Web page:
Friday, January 07, 2011

How I Learned about the Roswell Mortician

Not all that long ago someone asked how I had learned of Glenn Dennis (seen below), the Roswell mortician. The correspondent suggested that he had searched the literature and couldn’t find out how I had learned of him, or how Stan Friedman had learned of him.

Stan, I believe, and he’ll be quick to correct me if I’m wrong, learned about the mortician through a friend of the mortician. I’m not sure if it was Robert Shirkey, a Roswell resident who had been a member of the 509th Bomb Group in 1947 or someone else. The point is that someone in Roswell gave Stan the name and he went in search of him.

I, on the other hand, had been told of a mortician and was given a name. The name I had belonged to a man who lived in Albuquerque and who worked at the main library there. I found the guy and talked to him but he had never lived in Roswell and had never been a mortician.

On that same trip to New Mexico, Don Schmitt and I visited with Walter Haut. We were sitting in the living room of his house and I was asking questions, trying to get a name for the mortician.

Walter said, "I know the name you’re fishing for. It’s Glenn Dennis."

So I learned of Dennis from Walter Haut.

Not long after that, while in Roswell to tape the documentary, UFO Secret: The Roswell Crash, Mark Wolf, with the help of Walter Haut encouraged Dennis to accompany them on a trip out to the Debris Field near Corona. On that trip, Wolf learned more of the Dennis tale and encouraged Dennis to tell it on tape.

The first of the interviews was done by Wolf late one evening. After we had him on tape, Dennis thought that he would like another interview done with him dressed in a suit and the ever present New Mexico string tie. I conducted that interview, following the lead that Wolf had established.

That should answer the question about how I learned of Glenn Dennis. I asked Walter Haut and he told me.

9 comments:

paul thompson said...

Glenn Dennis - a total fraud. How can he claim he knew the autopsy nurse, yert he can't produce her name? And she was supposedly transferred offf the base overnight. That just doesn't happen. What nonsense.

PJT in CR

cda said...

He may be a fraud but he certainly would have made good dog food.
It was Dennis's bones that were going to be dug out of the sand if he said too much at the time. See his affidavit.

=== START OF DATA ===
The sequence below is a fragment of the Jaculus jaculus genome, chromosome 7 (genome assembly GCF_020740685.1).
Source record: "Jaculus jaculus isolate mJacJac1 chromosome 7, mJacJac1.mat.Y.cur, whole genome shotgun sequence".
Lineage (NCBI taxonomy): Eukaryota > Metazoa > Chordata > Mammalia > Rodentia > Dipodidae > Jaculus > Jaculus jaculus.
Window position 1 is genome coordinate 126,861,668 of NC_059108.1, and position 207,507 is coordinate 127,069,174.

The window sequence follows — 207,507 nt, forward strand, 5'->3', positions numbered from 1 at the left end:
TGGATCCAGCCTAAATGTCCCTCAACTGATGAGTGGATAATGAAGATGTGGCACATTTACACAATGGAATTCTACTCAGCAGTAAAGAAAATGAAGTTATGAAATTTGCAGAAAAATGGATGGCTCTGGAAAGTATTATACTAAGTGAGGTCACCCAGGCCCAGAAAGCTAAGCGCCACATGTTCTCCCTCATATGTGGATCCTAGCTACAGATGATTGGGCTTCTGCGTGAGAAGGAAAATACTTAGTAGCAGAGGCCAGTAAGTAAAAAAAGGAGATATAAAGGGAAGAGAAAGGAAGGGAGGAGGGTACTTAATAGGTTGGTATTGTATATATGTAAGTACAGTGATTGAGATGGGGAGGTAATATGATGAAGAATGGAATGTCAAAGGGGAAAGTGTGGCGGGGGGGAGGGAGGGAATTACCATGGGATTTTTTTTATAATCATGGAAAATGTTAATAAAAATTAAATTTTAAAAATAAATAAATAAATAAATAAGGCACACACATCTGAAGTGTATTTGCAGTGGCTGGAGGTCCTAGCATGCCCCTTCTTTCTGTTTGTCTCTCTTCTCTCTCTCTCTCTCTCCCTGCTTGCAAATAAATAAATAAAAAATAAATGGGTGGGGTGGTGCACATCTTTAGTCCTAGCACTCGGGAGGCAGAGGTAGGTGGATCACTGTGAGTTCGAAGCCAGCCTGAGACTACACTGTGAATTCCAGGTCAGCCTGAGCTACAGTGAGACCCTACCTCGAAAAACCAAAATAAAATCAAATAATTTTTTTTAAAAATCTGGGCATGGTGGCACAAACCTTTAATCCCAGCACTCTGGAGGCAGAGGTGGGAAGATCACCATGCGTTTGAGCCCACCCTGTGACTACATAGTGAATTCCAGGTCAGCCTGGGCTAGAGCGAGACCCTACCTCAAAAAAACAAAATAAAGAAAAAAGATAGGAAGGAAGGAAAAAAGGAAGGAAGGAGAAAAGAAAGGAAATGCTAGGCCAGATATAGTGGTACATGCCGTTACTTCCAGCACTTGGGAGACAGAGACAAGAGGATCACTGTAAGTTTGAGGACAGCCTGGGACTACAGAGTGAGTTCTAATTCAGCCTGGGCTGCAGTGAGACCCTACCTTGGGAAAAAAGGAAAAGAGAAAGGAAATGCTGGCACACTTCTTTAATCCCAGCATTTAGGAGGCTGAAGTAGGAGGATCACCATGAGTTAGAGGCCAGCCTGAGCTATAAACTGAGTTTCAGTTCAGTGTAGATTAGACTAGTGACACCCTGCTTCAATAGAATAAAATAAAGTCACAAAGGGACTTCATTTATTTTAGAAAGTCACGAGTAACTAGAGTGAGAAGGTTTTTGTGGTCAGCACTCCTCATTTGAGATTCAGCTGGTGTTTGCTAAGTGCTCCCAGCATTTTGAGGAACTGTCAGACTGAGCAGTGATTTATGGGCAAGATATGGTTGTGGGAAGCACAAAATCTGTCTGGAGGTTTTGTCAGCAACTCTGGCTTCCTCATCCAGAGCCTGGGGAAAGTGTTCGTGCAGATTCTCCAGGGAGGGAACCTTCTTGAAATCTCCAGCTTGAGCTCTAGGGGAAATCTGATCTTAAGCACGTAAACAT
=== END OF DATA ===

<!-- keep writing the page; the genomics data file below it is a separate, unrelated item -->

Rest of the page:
David Rudiak said...

Dennis' overall story about the bodies and the call for child-size caskets now has a LOT of corroboration. See my website for a summary:

www.roswellproof.com/dennis.html

This also covers the question of why Dennis did not provide the correct name for the nurse. He may have been trying to protect the identity of the nurse, still alive and living in Roswell, with the name of Mary Lowe.

Schmitt and Carey said they found out about Lowe through an independent source, who told them Lowe had described seeing the bodies. They tracked her down to Roswell and had her interviewed by Wendy Connors. Lowe denied everything, but some of her back story seemed to fit Dennis' "Nurse X", such as being transferred to the UK. When Schmitt/Carey then asked Dennis about Lowe, they say he blurted out something like, "Oh she knows everything." The next day he retracted the statement. But the main point is that Dennis knew who Mary Lowe was.

The one time I met Dennis in 2001 his story was that one of names in the pseudonym Naomie Marie Selff was correct, thus I presume the Marie part. He also said his three daughters knew the correct name, and they were free to give it out after his death. If that's the case, then we may find out if Mary Lowe was indeed the mysterious Nurse X.

It is also possible he made the nurse a composite of several to further protect her identity. Thus he was known to pal around with another nurse of similar description named Eileen Fanton, with some of the same history as his "Nurse X". The secretary to the hospital administrator, Miriam Bush, was also similar physically, and according to family members had also seen the bodies.

steve sawyer said...

Kevin, what parts of Glenn Dennis' stories about Roswell do you consider true, and which untrue?

Why do you think he elaborated on the true, if any, parts? He seems to be one of the more controversial Roswell "witnesses" from what I can recall. Do you think there was a real nurse who saw bodies at the hospital?

cda said...

One aspect of Dennis' story intrigues me. The much maligned McAndrew report "CASE CLOSED" on p. 94-99 refers to a KC-97 "aircraft mishap" in which 11 airmen were killed 8 miles south of Walker AFB. This was in June 1956 and McAndrew says that much of what Dennis is talking about refers in fact to this crash, although it was 9 years after Roswell.

There is nothing impossible here as the first interviews with Dennis were not until 1989 and people's memories of dates in the past can be very unreliable, unless they kept diaries or personal notes of events.

Dennis may indeed have concatenated memories of several past events in his testimony. I wonder if any newspaper reports of the 1956 crash mention either Dennis or the Ballard Funeral Home. Has anyone ever checked this? McAndrew does say the Ballard home was involved.

Just a thought.

David Rudiak said...

One aspect of Dennis' story intrigues me. The much maligned McAndrew report "CASE CLOSED" on p. 94-99 refers to a KC-97 "aircraft mishap" in which 11 airmen were killed 8 miles south of Walker AFB. This was in June 1956 and McAndrew says that much of what Dennis is talking about refers in fact to this crash, although it was 9 years after Roswell.

This is just another of counterintelligence agent McAndrew's time travel theories for Roswell, like the crash dummies from the 1950s likewise supposedly "explaining" bodies.

There is nothing impossible here as the first interviews with Dennis were not until 1989 and people's memories of dates in the past can be very unreliable, unless they kept diaries or personal notes of events.

So you don't remember which decade, much less year, Kennedy was assassinated in because you didn't keep a diary? How about when men first landed on the moon? Or the Falkland's war? Think you might remember those without a diary decades later?

In reality, humans tend to remember very unusual, important, and emotional events quite well. We don't get the decades mixed up.

But world-renowned memory expert and OSI agent McAndrew says humans suffer from "time compression" of memory and that explains all, so it must be true.